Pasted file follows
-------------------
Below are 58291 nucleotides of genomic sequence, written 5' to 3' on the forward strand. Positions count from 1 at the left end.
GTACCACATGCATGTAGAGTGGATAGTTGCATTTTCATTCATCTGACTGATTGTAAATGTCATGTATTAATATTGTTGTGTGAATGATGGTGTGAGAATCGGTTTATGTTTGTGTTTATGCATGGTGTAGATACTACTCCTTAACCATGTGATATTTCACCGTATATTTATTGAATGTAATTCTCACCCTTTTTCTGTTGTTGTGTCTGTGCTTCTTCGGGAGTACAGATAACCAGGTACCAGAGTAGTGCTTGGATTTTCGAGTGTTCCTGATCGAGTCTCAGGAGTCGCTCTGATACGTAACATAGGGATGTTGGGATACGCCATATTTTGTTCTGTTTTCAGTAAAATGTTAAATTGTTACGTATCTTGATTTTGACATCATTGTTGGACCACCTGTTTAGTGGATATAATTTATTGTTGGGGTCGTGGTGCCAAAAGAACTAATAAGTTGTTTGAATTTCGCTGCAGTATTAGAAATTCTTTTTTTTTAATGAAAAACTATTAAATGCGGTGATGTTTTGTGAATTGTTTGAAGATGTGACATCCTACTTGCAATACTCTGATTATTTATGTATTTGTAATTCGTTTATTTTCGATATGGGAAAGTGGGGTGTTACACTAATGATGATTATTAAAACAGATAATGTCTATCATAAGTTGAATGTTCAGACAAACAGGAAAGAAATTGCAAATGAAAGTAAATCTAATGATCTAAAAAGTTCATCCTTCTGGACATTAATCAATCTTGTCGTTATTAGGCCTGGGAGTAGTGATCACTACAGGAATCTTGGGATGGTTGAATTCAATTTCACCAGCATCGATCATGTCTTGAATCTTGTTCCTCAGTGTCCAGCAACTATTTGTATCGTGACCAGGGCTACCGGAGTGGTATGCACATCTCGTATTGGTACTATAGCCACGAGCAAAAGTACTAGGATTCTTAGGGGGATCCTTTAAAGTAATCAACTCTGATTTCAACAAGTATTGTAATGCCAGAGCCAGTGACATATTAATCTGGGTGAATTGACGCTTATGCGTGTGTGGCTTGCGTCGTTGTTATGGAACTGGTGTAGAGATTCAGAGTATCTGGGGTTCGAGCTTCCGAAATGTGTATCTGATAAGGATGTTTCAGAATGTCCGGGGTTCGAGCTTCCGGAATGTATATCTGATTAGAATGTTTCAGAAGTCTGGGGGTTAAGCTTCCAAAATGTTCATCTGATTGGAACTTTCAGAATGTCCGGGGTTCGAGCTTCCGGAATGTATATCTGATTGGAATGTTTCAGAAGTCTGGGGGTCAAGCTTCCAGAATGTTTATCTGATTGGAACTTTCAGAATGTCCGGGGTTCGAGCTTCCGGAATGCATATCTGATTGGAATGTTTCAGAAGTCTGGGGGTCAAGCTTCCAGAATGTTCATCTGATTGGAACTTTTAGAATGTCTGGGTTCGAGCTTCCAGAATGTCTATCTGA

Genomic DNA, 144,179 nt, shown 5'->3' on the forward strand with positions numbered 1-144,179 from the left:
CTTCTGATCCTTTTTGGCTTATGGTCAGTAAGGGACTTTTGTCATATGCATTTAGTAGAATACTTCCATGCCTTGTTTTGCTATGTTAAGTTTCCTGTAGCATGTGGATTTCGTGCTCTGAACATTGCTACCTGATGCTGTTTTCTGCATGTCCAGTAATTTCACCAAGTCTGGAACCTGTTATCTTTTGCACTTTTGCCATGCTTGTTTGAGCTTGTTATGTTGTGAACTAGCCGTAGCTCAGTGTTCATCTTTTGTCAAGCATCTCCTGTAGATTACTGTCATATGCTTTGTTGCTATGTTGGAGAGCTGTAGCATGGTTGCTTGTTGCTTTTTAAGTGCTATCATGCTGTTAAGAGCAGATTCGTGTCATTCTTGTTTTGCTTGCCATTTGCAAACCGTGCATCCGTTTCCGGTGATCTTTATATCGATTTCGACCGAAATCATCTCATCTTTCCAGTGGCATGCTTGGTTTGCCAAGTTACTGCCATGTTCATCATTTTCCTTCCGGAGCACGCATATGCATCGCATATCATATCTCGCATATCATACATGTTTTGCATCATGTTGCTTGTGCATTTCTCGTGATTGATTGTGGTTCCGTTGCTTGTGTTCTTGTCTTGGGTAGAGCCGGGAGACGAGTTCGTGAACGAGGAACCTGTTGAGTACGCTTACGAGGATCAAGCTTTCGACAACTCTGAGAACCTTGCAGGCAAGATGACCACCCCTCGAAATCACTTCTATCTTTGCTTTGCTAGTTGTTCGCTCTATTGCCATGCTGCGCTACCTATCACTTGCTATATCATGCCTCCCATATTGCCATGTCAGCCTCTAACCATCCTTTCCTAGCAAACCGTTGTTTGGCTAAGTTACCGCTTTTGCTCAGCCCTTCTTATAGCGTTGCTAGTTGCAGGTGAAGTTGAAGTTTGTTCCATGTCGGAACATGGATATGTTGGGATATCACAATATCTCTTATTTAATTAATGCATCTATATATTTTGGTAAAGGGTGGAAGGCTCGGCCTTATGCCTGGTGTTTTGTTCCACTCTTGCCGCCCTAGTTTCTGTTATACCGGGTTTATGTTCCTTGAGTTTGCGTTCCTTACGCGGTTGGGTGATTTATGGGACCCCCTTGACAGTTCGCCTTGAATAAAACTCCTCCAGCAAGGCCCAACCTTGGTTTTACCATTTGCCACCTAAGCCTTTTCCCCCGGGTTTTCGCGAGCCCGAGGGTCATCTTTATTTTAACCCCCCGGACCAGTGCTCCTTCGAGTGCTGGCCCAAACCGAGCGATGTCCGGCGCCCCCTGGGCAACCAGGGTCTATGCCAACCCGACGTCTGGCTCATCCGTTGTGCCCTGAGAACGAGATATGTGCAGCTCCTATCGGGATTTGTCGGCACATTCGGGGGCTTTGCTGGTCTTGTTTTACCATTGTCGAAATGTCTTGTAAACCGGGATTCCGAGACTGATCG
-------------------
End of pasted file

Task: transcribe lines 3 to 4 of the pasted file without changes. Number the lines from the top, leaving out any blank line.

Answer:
Genomic DNA, 144,179 nt, shown 5'->3' on the forward strand with positions numbered 1-144,179 from the left:
CTTCTGATCCTTTTTGGCTTATGGTCAGTAAGGGACTTTTGTCATATGCATTTAGTAGAATACTTCCATGCCTTGTTTTGCTATGTTAAGTTTCCTGTAGCATGTGGATTTCGTGCTCTGAACATTGCTACCTGATGCTGTTTTCTGCATGTCCAGTAATTTCACCAAGTCTGGAACCTGTTATCTTTTGCACTTTTGCCATGCTTGTTTGAGCTTGTTATGTTGTGAACTAGCCGTAGCTCAGTGTTCATCTTTTGTCAAGCATCTCCTGTAGATTACTGTCATATGCTTTGTTGCTATGTTGGAGAGCTGTAGCATGGTTGCTTGTTGCTTTTTAAGTGCTATCATGCTGTTAAGAGCAGATTCGTGTCATTCTTGTTTTGCTTGCCATTTGCAAACCGTGCATCCGTTTCCGGTGATCTTTATATCGATTTCGACCGAAATCATCTCATCTTTCCAGTGGCATGCTTGGTTTGCCAAGTTACTGCCATGTTCATCATTTTCCTTCCGGAGCACGCATATGCATCGCATATCATATCTCGCATATCATACATGTTTTGCATCATGTTGCTTGTGCATTTCTCGTGATTGATTGTGGTTCCGTTGCTTGTGTTCTTGTCTTGGGTAGAGCCGGGAGACGAGTTCGTGAACGAGGAACCTGTTGAGTACGCTTACGAGGATCAAGCTTTCGACAACTCTGAGAACCTTGCAGGCAAGATGACCACCCCTCGAAATCACTTCTATCTTTGCTTTGCTAGTTGTTCGCTCTATTGCCATGCTGCGCTACCTATCACTTGCTATATCATGCCTCCCATATTGCCATGTCAGCCTCTAACCATCCTTTCCTAGCAAACCGTTGTTTGGCTAAGTTACCGCTTTTGCTCAGCCCTTCTTATAGCGTTGCTAGTTGCAGGTGAAGTTGAAGTTTGTTCCATGTCGGAACATGGATATGTTGGGATATCACAATATCTCTTATTTAATTAATGCATCTATATATTTTGGTAAAGGGTGGAAGGCTCGGCCTTATGCCTGGTGTTTTGTTCCACTCTTGCCGCCCTAGTTTCTGTTATACCGGGTTTATGTTCCTTGAGTTTGCGTTCCTTACGCGGTTGGGTGATTTATGGGACCCCCTTGACAGTTCGCCTTGAATAAAACTCCTCCAGCAAGGCCCAACCTTGGTTTTACCATTTGCCACCTAAGCCTTTTCCCCCGGGTTTTCGCGAGCCCGAGGGTCATCTTTATTTTAACCCCCCGGACCAGTGCTCCTTCGAGTGCTGGCCCAAACCGAGCGATGTCCGGCGCCCCCTGGGCAACCAGGGTCTATGCCAACCCGACGTCTGGCTCATCCGTTGTGCCCTGAGAACGAGATATGTGCAGCTCCTATCGGGATTTGTCGGCACATTCGGGGGCTTTGCTGGTCTTGTTTTACCATTGTCGAAATGTCTTGTAAACCGGGATTCCGAGACTGATCG